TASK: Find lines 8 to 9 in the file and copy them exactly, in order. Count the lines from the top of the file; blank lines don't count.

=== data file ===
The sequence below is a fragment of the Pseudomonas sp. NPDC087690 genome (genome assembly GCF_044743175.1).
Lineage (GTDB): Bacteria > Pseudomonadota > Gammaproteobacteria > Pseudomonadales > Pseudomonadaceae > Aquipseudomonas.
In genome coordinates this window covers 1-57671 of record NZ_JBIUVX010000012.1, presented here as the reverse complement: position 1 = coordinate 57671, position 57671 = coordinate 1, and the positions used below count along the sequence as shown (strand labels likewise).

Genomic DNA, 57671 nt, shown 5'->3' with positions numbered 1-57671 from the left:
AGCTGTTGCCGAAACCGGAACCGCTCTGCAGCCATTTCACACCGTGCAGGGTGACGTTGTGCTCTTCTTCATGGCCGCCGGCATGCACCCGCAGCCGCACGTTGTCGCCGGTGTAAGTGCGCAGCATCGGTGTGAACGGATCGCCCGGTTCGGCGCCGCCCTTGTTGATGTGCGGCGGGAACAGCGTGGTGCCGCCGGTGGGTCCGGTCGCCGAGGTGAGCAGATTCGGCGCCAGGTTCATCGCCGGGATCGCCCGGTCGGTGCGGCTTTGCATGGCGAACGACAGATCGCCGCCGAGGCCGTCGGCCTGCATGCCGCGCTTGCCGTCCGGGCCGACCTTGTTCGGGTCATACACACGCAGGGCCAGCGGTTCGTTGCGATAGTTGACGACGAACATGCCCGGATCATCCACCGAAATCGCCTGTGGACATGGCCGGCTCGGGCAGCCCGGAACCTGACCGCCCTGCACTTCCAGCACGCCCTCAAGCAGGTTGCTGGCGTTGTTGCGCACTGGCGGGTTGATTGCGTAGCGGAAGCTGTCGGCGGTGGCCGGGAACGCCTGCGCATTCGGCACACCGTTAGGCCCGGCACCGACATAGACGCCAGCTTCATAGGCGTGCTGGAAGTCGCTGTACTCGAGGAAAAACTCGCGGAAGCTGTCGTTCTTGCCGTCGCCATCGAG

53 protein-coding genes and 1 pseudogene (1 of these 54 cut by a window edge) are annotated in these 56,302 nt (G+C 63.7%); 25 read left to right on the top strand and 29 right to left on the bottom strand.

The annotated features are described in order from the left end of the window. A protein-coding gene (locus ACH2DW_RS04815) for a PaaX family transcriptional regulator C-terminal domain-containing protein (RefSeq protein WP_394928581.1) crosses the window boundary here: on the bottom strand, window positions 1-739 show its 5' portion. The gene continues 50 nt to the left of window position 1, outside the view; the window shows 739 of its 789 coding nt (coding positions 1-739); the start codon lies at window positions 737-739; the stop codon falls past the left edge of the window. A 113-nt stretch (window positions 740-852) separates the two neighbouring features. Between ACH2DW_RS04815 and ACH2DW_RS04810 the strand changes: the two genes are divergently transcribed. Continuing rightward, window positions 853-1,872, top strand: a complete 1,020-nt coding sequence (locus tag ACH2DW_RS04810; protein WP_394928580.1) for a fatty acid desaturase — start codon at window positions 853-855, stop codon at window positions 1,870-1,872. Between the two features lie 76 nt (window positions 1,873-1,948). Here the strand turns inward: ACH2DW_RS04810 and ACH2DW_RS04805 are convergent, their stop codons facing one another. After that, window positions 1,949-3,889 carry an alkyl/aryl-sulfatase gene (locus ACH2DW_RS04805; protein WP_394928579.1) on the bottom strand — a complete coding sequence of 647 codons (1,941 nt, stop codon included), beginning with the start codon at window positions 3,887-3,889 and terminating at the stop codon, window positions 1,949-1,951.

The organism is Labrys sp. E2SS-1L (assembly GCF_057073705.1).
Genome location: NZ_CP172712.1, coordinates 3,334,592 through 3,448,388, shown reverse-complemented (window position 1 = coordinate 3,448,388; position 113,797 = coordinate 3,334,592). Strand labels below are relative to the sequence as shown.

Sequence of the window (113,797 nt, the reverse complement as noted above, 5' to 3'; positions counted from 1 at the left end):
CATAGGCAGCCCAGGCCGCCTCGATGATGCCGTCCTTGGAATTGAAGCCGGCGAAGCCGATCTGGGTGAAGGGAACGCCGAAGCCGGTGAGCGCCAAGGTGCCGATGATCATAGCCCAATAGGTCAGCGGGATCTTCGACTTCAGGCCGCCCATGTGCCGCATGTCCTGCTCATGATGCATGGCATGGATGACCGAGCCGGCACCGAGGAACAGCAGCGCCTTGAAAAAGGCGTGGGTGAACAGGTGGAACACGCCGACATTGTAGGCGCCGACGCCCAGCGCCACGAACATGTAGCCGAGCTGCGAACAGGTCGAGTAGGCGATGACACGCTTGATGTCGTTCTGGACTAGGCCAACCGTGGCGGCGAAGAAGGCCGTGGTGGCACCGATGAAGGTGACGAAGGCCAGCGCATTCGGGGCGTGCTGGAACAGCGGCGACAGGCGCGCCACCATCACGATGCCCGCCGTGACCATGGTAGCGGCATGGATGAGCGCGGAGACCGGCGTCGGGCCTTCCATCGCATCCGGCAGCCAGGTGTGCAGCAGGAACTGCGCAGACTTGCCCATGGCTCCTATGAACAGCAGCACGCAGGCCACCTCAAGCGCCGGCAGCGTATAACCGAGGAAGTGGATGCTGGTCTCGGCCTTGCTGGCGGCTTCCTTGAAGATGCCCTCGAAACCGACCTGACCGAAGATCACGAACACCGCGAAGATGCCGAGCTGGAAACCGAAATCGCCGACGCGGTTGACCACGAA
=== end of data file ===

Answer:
The organism is Labrys sp. E2SS-1L (assembly GCF_057073705.1).
Genome location: NZ_CP172712.1, coordinates 3,334,592 through 3,448,388, shown reverse-complemented (window position 1 = coordinate 3,448,388; position 113,797 = coordinate 3,334,592). Strand labels below are relative to the sequence as shown.